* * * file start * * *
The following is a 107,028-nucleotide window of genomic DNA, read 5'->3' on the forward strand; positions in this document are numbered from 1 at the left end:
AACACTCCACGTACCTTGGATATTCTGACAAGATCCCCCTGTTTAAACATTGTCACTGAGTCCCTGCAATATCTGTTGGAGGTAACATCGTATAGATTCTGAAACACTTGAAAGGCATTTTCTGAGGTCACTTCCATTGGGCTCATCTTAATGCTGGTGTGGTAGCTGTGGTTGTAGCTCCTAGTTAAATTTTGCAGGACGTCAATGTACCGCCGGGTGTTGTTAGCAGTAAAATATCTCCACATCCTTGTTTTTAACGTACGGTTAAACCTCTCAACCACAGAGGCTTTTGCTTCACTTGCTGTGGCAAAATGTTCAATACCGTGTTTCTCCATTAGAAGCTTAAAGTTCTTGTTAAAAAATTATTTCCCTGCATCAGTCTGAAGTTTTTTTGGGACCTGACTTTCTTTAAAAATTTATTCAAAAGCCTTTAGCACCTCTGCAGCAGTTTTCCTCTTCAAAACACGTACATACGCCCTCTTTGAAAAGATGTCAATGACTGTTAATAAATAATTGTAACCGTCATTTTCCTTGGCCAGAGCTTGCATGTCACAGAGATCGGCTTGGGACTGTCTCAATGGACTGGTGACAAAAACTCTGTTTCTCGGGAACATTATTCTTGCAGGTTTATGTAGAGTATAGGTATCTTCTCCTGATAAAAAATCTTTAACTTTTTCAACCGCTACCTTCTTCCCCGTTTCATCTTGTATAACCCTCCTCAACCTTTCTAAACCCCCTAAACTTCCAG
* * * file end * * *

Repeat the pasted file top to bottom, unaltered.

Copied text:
The following is a 107,028-nucleotide window of genomic DNA, read 5'->3' on the forward strand; positions in this document are numbered from 1 at the left end:
AACACTCCACGTACCTTGGATATTCTGACAAGATCCCCCTGTTTAAACATTGTCACTGAGTCCCTGCAATATCTGTTGGAGGTAACATCGTATAGATTCTGAAACACTTGAAAGGCATTTTCTGAGGTCACTTCCATTGGGCTCATCTTAATGCTGGTGTGGTAGCTGTGGTTGTAGCTCCTAGTTAAATTTTGCAGGACGTCAATGTACCGCCGGGTGTTGTTAGCAGTAAAATATCTCCACATCCTTGTTTTTAACGTACGGTTAAACCTCTCAACCACAGAGGCTTTTGCTTCACTTGCTGTGGCAAAATGTTCAATACCGTGTTTCTCCATTAGAAGCTTAAAGTTCTTGTTAAAAAATTATTTCCCTGCATCAGTCTGAAGTTTTTTTGGGACCTGACTTTCTTTAAAAATTTATTCAAAAGCCTTTAGCACCTCTGCAGCAGTTTTCCTCTTCAAAACACGTACATACGCCCTCTTTGAAAAGATGTCAATGACTGTTAATAAATAATTGTAACCGTCATTTTCCTTGGCCAGAGCTTGCATGTCACAGAGATCGGCTTGGGACTGTCTCAATGGACTGGTGACAAAAACTCTGTTTCTCGGGAACATTATTCTTGCAGGTTTATGTAGAGTATAGGTATCTTCTCCTGATAAAAAATCTTTAACTTTTTCAACCGCTACCTTCTTCCCCGTTTCATCTTGTATAACCCTCCTCAACCTTTCTAAACCCCCTAAACTTCCAG